There is an old saying that goes “an enemy of my enemy is my friend”. This saying has certainly been proven true in the technology world. There have been periods when Apple has been a friend of Google, but an enemy to Amazon and Microsoft. Currently, Apple seems friendly with Amazon (Apple Music on Echo devices and Microsoft (Azure AD logins on macOS using Jamf). Of course, in K–12 those relationships can often take different forms and we are seeing the unlikeliest of partnerships between Apple and Microsoft in education.
About Making The Grade: Every Saturday, Bradley Chambers publishes a new article about Apple in education. He has been managing Apple devices in an education environment since 2009. Through his experience deploying and managing 100s of Macs and 100s of iPads, Bradley will highlight ways in which Apple’s products work at scale, stories from the trenches of IT management, and ways Apple could improve its products for students.
One of the advantages that Google has over Microsoft, Amazon, and Apple in K–12 is they offer an end-to-end software and hardware solution that is extremely low-cost. They offer Chromebooks through third-party manufacturers, G-Suite, and Google Classroom. While Microsoft does offer hardware for K–12, their focus has been on services like Office 365 where they can build recurring revenue opportunities. Apple, on the other hand, is all about hardware sales. They want to sell iPads, iPads, and more iPads (and some Macs).
The current situation has put Apple in a scenario where it’s a friend of Microsoft in education. A school who using Office 365 is not buying Chromebooks. A school who heavily relies on Office for Mac will likely not be considering G-Suite as a productivity suite. This has taken two longtime rivals (Apple and Microsoft) and made them unlikely allies in education environments.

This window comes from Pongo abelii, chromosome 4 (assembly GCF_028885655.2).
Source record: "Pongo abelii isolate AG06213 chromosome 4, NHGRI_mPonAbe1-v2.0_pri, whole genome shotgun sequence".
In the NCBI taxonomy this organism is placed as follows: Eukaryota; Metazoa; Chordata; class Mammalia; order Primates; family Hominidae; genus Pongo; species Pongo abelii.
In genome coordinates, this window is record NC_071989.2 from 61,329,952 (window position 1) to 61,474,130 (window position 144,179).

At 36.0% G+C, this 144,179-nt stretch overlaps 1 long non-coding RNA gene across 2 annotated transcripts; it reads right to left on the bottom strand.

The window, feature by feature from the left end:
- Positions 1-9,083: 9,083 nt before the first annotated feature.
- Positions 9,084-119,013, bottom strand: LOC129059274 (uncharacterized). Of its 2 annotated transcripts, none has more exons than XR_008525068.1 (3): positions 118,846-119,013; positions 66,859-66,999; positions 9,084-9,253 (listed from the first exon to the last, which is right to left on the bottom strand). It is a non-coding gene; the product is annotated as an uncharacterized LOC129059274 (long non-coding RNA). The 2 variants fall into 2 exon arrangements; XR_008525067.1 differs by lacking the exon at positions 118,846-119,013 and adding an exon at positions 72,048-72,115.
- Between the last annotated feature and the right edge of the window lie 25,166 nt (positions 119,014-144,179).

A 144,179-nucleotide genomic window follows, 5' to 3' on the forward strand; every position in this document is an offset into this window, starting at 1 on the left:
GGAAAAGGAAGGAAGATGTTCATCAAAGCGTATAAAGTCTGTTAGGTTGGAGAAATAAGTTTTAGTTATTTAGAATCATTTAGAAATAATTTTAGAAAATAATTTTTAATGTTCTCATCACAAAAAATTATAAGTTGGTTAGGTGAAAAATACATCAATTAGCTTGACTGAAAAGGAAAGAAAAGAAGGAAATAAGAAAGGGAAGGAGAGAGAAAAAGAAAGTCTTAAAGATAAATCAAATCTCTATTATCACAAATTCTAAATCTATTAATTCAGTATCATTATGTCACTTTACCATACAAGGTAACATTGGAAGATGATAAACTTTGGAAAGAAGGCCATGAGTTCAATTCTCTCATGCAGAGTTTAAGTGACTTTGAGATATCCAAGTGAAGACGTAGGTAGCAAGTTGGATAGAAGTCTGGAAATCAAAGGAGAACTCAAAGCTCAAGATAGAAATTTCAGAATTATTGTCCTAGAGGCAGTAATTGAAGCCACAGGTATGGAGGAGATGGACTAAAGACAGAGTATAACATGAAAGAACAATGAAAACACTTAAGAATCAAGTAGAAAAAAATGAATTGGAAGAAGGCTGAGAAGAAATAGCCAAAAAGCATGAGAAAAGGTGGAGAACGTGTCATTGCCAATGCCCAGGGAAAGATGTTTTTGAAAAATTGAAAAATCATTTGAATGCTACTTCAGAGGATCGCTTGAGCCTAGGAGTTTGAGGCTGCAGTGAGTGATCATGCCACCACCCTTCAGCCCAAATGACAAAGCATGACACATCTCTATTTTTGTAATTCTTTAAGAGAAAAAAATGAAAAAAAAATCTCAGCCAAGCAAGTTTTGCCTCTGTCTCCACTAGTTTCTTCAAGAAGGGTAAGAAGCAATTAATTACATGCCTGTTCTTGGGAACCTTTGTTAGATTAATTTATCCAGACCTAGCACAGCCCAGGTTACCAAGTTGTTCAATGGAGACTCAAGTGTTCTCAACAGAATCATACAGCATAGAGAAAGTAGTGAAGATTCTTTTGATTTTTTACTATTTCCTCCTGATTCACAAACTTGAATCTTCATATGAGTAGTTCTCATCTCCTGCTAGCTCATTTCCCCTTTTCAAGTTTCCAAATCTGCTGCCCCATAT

Coffee with a pal tonight, we were chatting about tech and it became obvious to me in a flash that apple’s lack of investment in any serious cloud workflow for education is because they have decided that Microsoft can have that space … and the enemy of my enemy is my friend.
— Fraser Speirs (@fraserspeirs) February 20, 2019
Apple, so far, has stayed out of end-user services in K–12. I’ve long argued that Apple needs to begin investing in this market. One of Tim Cook’s mantra’s is to own and control their primary technologies, and software and services in K–12 is a primary technology.
What will happen to Apple if Microsoft slowly begins to have a greater appetite for hardware sales in education? What if they release a “low-cost” Microsoft Surface Go that runs highly optimized web apps? Apple could be left on the outside with hardware.
Apple has gotten burned when it relied on software partners in the past, and it could easily happen to them again. If Apple has a desire to maintain a strong K–12 presence (and they might not), then they need to invest in software and services like they are with hardware. Leaving Google as the only end-to-end provider isn’t a smart move.
Photo by Patricia Prudente on Unsplash